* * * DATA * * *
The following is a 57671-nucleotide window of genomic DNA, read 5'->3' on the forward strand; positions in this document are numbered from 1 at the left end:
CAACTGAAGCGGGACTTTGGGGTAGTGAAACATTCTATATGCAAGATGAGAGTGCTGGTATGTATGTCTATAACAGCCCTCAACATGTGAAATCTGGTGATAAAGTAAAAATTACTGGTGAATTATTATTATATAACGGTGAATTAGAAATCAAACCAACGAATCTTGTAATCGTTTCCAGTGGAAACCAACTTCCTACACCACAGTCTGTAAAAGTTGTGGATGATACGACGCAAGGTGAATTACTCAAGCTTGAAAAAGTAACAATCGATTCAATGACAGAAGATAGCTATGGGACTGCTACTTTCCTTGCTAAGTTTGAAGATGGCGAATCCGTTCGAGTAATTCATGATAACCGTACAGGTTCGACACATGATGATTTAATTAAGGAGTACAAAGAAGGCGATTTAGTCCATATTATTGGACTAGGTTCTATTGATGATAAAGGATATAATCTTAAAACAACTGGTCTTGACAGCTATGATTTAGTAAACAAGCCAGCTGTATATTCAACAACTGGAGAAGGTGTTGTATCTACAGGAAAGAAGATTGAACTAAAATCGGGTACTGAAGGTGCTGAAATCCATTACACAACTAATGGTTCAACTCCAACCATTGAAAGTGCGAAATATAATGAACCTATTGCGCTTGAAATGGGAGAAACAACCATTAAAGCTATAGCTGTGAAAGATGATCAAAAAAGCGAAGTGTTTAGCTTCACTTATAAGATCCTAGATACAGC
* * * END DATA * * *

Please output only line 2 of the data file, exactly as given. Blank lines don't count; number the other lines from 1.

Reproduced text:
CAACTGAAGCGGGACTTTGGGGTAGTGAAACATTCTATATGCAAGATGAGAGTGCTGGTATGTATGTCTATAACAGCCCTCAACATGTGAAATCTGGTGATAAAGTAAAAATTACTGGTGAATTATTATTATATAACGGTGAATTAGAAATCAAACCAACGAATCTTGTAATCGTTTCCAGTGGAAACCAACTTCCTACACCACAGTCTGTAAAAGTTGTGGATGATACGACGCAAGGTGAATTACTCAAGCTTGAAAAAGTAACAATCGATTCAATGACAGAAGATAGCTATGGGACTGCTACTTTCCTTGCTAAGTTTGAAGATGGCGAATCCGTTCGAGTAATTCATGATAACCGTACAGGTTCGACACATGATGATTTAATTAAGGAGTACAAAGAAGGCGATTTAGTCCATATTATTGGACTAGGTTCTATTGATGATAAAGGATATAATCTTAAAACAACTGGTCTTGACAGCTATGATTTAGTAAACAAGCCAGCTGTATATTCAACAACTGGAGAAGGTGTTGTATCTACAGGAAAGAAGATTGAACTAAAATCGGGTACTGAAGGTGCTGAAATCCATTACACAACTAATGGTTCAACTCCAACCATTGAAAGTGCGAAATATAATGAACCTATTGCGCTTGAAATGGGAGAAACAACCATTAAAGCTATAGCTGTGAAAGATGATCAAAAAAGCGAAGTGTTTAGCTTCACTTATAAGATCCTAGATACAGC